Ireland.com has information on Fine Gael’s plans to target young people over the course of the summer;
A campaign to encourage more young people to vote was launched today by Fine Gael leader Enda Kenny.
The Young Fine Gael (YFG) initiative will use advertising at summer music festivals to encourage voter registration.
Large billboards on the back of a van will be displayed at events like Electric Picnic and Hi:Fi.
“Decisions are made by those who turn up and Fine Gael wants to ensure that every young person who is eligible to vote can automatically do so”, Mr Kenny said.
Mr Kenny said that his party wants to see automatic voter registration at the age of 18 by using the RSI system.
“The more young people that get involved in politics, even just through the simple act of voting, the better it will be for everyone,” Mr Kenny said.
I’ve spoken before about the need for real engagement by political parties with young people and this campaign at least shows some effort is being made but frankly some bubbly-looking posters will do little in the real world.
One problem here is that this is a Young Fine Gael campaign and not a general Fine Gael one; surely the purpose of a young political spin-off party is to encourage political discourse amongst the underage populous; but once that young person turns 18 they are into the realm of “real” politics with regular political parties? As far as I’m aware Young Fine Gael does not run candidates in any elections so why on Earth is it running an election campaign?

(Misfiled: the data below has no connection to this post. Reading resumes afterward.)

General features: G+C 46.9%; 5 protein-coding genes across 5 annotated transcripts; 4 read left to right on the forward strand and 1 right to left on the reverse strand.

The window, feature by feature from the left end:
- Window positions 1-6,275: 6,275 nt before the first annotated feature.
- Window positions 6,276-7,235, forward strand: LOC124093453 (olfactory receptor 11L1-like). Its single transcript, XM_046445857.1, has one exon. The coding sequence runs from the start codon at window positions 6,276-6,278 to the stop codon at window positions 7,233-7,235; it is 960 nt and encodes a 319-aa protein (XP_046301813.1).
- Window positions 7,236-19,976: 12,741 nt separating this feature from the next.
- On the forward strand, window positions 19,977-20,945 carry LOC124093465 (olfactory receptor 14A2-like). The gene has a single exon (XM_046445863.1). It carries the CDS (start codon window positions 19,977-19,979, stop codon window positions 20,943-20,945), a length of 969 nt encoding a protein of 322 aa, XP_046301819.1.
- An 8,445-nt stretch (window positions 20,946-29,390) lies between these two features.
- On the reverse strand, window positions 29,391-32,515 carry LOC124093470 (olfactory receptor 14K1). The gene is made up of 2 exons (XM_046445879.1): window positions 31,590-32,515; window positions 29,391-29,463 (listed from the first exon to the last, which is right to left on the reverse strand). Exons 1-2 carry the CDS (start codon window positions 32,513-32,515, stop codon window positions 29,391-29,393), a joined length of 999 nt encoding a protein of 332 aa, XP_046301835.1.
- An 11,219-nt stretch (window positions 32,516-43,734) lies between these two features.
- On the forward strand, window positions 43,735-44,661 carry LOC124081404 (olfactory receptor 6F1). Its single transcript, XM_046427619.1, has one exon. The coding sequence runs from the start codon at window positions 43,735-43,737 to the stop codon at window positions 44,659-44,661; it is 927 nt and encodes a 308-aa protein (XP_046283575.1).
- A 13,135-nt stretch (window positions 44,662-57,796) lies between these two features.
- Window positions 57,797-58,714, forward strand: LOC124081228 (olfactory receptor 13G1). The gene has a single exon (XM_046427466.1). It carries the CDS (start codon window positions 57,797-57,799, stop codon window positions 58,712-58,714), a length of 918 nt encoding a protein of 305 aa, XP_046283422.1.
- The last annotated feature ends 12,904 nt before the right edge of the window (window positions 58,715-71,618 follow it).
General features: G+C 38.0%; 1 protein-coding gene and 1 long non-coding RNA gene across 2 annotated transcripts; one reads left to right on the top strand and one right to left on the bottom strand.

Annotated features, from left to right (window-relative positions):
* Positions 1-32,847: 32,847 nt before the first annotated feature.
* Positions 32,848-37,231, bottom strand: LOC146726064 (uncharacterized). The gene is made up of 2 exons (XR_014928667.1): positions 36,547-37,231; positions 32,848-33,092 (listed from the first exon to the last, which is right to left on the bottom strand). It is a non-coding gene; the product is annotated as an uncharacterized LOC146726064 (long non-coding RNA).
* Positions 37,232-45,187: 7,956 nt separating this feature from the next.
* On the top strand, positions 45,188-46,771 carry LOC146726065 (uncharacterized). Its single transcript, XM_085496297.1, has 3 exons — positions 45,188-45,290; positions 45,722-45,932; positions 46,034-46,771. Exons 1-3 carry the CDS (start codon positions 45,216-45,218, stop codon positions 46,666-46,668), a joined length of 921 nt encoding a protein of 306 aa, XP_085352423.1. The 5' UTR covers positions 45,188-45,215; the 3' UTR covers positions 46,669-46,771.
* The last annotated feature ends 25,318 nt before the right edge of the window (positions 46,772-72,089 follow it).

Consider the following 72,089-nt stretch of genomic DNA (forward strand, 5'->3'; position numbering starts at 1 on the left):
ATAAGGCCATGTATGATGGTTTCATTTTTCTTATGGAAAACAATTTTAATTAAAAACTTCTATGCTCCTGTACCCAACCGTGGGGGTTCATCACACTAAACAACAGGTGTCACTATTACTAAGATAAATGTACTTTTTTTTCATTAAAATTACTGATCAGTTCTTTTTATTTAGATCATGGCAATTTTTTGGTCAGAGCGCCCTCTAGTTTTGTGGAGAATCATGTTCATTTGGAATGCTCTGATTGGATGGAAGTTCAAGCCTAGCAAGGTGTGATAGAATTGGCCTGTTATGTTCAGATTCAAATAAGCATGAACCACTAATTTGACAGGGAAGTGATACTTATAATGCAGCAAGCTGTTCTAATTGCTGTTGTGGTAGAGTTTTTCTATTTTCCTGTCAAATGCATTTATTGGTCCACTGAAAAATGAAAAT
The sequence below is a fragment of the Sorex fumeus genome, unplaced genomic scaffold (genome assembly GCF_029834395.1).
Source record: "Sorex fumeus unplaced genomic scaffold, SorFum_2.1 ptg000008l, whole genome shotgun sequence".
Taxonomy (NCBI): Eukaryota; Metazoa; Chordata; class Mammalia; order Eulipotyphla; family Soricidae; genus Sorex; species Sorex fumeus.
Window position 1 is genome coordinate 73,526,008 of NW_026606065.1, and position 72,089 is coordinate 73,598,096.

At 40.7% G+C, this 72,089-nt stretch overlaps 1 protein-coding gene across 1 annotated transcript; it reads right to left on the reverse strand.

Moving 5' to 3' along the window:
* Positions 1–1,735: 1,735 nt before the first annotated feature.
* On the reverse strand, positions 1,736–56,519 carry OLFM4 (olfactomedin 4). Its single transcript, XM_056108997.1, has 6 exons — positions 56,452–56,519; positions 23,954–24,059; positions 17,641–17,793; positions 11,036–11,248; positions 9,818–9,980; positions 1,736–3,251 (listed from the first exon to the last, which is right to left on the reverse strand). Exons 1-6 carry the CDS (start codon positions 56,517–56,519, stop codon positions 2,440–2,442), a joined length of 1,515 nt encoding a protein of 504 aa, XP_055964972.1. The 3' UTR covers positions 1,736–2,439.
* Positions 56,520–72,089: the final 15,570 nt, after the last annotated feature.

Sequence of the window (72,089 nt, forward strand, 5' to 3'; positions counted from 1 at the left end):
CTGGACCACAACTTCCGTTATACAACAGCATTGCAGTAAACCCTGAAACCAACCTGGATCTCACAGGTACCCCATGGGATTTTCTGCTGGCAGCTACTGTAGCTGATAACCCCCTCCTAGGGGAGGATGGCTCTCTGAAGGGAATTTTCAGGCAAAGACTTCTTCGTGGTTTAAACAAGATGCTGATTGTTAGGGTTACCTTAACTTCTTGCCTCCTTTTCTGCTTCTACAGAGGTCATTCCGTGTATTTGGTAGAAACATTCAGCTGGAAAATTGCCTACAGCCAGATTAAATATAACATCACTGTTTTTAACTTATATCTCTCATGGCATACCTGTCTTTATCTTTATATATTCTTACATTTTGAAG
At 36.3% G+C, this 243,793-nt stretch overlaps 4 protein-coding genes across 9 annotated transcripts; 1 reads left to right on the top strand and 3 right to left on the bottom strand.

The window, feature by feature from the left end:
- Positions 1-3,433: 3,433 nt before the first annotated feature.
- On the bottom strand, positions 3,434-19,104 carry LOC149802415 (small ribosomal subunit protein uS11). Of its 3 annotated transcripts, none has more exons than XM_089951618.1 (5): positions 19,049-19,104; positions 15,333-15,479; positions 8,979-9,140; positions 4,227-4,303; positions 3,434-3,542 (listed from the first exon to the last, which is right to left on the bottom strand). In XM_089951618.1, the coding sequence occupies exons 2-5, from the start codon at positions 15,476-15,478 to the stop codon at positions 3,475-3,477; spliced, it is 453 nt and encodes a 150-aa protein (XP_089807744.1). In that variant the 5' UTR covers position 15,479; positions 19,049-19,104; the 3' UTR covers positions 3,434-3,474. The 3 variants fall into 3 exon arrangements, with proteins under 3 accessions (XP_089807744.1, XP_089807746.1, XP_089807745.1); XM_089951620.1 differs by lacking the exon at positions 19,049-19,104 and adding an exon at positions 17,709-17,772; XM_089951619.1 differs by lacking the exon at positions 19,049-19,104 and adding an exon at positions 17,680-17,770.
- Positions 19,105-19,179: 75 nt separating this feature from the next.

The main issue however is not on minor details like the campaign backers or the “cool” image that they try to portray it is instead the lack of clout a campaign like this has. It’s one thing to tell young people to register to vote but why should they if you cannot give them a real and tangable reason to? Someone aged 18 doesn’t care about pension policy and they certainly don’t care about Household Protection Bills; if anything they’re more concerned with getting a house in the first place, never mind protecting themselves in it.
If Fine Gael really do want to bring in the youth vote (and it is an untapped market that could have huge sway next year) it should state it’s policies that concern young people today, not just the ones that will effect them in 10 or 20 years time. Education, housing, the cost of running a car, career prospects and job security, the cost of living and so on. As I’ve said before, it’s no point in providing young people with radical and popular policies when they visit Young Fine Gael; they’re not the party that will be in Government. Attracting young people with young-friendly policies from Young Fine Gael is a sly marketing tactic that leads people to believe you actually care about youth issues, when the actual politicians have bigger fish to fry.
It’s a nice idea from Fine Gael but it will only prove worthwhile and honest if the party are prepared to speak to the youth of this country, not at them.